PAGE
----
The McDonald's corporation is currently selling Happy Meal toys based on this program, exposing children to this racist term.
It is absolutely shameful that, in the year 2013, Viacom and McDonald's would participate in any endeavor that endorses racist language and images being marketed to children, but that is exactly what these conglomerates are doing.
The program in question is “NFL Rush Zone,” a Pokemon-type show in which young heroes call upon the energy of NFL team mascots to battle evil.
Of the 30 mascots anthropomorphized in Happy Meal toy form, 12 are animals, three are myths, seven represent professions or titles (Cowboys, Chiefs, Packers, Saints, 49ers, Buccaneers, Steelers), five are abstractions (Patriots, Browns, Raiders, Chargers, Jets), one represents a geographic location (Texans), one represents a race of people unseen since the 11th century (Vikings) and one bastardizes a living, breathing group of human beings—Native Americans—that the NFL singles out for the color of their flesh with the disparaging slur “Redskins.”
A visit to the NFL's official online store has a bevy of tie-in merchandise, including a hat for preschoolers emblazoned with the character and official team logo. The sales description proclaims, “Your little Redskins fan can’t get enough NFL football. When he can’t watch a game with the fam, he’s watching Nickelodeon’s NFL Rush Zone.”
What is worse, though, is that the online store reveals the name of the “Rusher” is Zeke Red Corn. Yes, apparently the mascot/Rusher itself is an actual Native American.
The Indianapolis Colts mascot becomes a humanoid Colt. The New York Jets' becomes a humanoid with a jetpack. The Redskin becomes a humanoid of a Native American, and I cannot wait for the NFL or Daniel Snyder's damage-control adviser to spin how this is not utterly racist.
The Rushers are supposed to be space aliens that embody the teams, and Zeke Red Corn epitomizes exactly the problem with team owner Daniel Snyder's beloved slur, “Redskin”—the term is not a concept, an animal or a thing; it is a racist word that has been used to demean a group of people since the 1800s.
For more than 80 years, the NFL and Washington owners such as Snyder have had no issue equating Native Americans with animals, myths and abstractions, a distorted world view now being sold to children.
Native Americans continue to protest the slur's usage. They have filed lawsuits against the NFL to rescind the trademark. Journalists, lawmakers and even the President of the United States have urged the NFL to change the name, yet the League refuses.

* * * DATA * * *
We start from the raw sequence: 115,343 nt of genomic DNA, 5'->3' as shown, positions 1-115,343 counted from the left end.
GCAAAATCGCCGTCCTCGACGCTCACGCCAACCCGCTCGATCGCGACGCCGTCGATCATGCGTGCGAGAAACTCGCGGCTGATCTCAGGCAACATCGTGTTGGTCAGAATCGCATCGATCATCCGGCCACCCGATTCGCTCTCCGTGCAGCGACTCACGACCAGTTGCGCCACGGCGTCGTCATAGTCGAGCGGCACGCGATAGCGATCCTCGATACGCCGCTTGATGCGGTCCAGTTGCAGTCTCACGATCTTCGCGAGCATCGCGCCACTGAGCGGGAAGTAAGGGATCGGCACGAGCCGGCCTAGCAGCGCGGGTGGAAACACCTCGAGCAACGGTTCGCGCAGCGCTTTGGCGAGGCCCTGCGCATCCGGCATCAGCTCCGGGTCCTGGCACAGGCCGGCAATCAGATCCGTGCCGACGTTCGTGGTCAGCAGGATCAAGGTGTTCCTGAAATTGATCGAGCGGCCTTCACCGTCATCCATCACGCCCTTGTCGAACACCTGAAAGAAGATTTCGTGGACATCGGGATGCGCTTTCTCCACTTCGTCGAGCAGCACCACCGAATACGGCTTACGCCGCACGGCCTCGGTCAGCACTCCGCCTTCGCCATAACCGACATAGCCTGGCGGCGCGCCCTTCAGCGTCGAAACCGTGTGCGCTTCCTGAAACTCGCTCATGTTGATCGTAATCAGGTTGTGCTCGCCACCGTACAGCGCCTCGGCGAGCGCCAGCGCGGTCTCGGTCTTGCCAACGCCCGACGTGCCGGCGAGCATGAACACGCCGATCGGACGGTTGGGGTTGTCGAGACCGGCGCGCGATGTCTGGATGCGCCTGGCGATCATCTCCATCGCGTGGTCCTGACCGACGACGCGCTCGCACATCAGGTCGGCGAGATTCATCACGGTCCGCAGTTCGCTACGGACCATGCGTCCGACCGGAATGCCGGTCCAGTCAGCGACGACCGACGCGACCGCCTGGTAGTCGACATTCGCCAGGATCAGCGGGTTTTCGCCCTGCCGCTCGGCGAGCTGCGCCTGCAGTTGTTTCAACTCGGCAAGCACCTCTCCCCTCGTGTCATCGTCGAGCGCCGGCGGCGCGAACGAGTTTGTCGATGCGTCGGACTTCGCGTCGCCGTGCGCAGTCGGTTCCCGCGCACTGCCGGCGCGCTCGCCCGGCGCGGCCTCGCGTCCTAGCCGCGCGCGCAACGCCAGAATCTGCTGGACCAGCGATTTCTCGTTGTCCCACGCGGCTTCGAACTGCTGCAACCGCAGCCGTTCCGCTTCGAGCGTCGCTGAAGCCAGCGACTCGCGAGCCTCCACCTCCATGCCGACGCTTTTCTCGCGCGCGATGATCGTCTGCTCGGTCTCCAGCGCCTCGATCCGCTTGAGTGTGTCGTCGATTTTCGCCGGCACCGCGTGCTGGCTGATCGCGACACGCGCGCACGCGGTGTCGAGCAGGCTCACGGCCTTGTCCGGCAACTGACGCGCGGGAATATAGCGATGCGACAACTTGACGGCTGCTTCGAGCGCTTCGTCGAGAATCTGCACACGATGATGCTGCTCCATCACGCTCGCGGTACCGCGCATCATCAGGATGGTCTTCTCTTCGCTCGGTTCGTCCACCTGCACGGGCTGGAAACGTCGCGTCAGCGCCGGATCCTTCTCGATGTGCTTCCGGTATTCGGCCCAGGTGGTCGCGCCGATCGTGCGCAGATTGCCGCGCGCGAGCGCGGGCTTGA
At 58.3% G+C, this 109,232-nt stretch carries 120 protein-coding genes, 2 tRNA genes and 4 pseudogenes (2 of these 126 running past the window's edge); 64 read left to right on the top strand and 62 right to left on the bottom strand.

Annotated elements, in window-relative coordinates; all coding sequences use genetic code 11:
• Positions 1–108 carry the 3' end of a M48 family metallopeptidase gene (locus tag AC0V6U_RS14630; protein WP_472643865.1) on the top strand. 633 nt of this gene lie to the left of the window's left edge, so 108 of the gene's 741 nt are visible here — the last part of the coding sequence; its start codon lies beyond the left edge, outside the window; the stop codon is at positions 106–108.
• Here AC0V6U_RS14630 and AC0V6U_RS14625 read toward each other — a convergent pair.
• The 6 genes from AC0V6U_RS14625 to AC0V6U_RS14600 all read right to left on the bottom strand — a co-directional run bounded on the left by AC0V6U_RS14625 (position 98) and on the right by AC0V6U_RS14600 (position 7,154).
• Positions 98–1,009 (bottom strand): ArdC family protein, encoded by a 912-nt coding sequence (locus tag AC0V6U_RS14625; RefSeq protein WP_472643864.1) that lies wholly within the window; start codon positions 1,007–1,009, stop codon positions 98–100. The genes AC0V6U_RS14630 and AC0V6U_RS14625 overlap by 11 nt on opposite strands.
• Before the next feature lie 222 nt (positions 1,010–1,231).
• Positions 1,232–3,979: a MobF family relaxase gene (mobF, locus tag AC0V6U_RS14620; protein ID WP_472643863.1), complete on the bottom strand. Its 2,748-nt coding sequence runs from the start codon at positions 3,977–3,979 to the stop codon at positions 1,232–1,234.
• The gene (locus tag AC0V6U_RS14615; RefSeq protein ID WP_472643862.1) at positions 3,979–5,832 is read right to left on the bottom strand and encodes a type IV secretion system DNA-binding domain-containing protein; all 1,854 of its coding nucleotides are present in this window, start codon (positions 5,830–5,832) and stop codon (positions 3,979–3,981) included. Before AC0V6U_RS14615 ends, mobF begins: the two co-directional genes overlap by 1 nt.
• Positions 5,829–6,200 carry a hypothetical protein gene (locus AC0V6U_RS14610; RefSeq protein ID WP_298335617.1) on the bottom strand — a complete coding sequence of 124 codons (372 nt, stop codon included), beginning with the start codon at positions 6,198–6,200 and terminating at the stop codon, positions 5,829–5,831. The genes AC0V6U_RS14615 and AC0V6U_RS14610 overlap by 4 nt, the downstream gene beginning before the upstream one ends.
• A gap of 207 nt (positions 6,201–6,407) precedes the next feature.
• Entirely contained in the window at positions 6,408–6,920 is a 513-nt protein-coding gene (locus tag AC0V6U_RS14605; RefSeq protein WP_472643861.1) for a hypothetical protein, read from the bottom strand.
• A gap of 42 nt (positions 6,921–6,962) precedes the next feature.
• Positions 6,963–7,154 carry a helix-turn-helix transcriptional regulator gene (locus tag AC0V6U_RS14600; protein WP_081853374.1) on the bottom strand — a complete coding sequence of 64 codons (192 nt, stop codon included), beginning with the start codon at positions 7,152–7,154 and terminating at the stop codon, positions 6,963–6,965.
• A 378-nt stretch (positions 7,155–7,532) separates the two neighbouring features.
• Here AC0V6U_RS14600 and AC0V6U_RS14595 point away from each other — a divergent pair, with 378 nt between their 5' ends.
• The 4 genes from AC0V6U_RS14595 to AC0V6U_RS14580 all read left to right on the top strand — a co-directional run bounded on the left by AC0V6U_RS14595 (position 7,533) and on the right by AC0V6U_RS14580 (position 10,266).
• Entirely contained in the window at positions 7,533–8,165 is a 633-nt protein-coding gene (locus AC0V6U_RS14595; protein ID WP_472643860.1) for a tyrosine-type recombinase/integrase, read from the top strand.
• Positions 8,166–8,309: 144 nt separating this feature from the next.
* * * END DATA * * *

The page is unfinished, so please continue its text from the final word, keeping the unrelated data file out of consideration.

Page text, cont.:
Native American activists had a “disappointing” meeting with NFL officials in November to discuss the name change, but no accord was reached.
Tellingly, that meeting was precipitated by a gathering of NFL officials to discuss—not changing the name—but how to react to the controversy of people calling for the name to be changed.
It is not enough for the NFL to string along adults with talk of racial sensitivity and understanding, all the while profiting from a racist term, but to actively market this hateful slur to children via the Nicktoons program and various merchandising tie-ins such as the McDonald's Happy Meal is disgusting and only serves to demonstrate that making money off of minstrelsy matters more to the NFL than the concerns of Native peoples.
What of Viacom, though? Here are questions that need to be asked of the media giant:
- Is it appropriate for Nickelodeon/Viacom to produce a show that demonstrates to children this racial slur is acceptable?
- What psychological effect will “NFL Rush Zone” have on children viewing a program that equates the image of a Native American man (including the Redskins trademark) alongside those animal, abstract and mythological mascots?
- What other children's show character on the Viacom networks is delineated by a racial signifier such as Washington Redskin?
- Is it appropriate to call Nickelodeon characters Dora the Explorer a brownskin or Ray Preston from the “Haunted Hathaways” a blackskin? Why is this instance of calling people “redskin” acceptable?
- In the year 2013, how does Viacom justify perpetrating a racist term through a children's television program and associated merchandise?
Actually, I posed those very questions to a Viacom representative via email and did not receive a reply.
Nor did I receive a reply from the McDonald's Corporation when I emailed the following questions:
- How does McDonald's justify selling toys with a racist word to children?
- How does McDonald's justify partnering with an organization that, in 2013, profits from a racist term?
- What is McDonald's policy regarding the company's own employees using racist language in the workplace?
- If it is inappropriate to label an African American McDonald's employee a “blackskin,” why is it acceptable for McDonald's to perpetuate the racist term “redskin?"
It is incongruent to me that Viacom and McDonald's, which both have a strong history of educating or helping children, would be party to any project that singled out a race of people for its skin color, but that is exactly the bed both companies find themselves in with the bitterly petty NFL.
How does one define a racist? When a group of people repeatedly tells someone to stop using a word it considers to be offensive and that person continues to use the word, then that person is racist.
After more than 80 years of caricature and outright refusal to acknowledge the pleas of native and other Americans to change this derogatory term—a term the NFL and its partners bafflingly see fit to market to children—there is only conclusion that can be reached:
The NFL and Daniel Snyder are racist.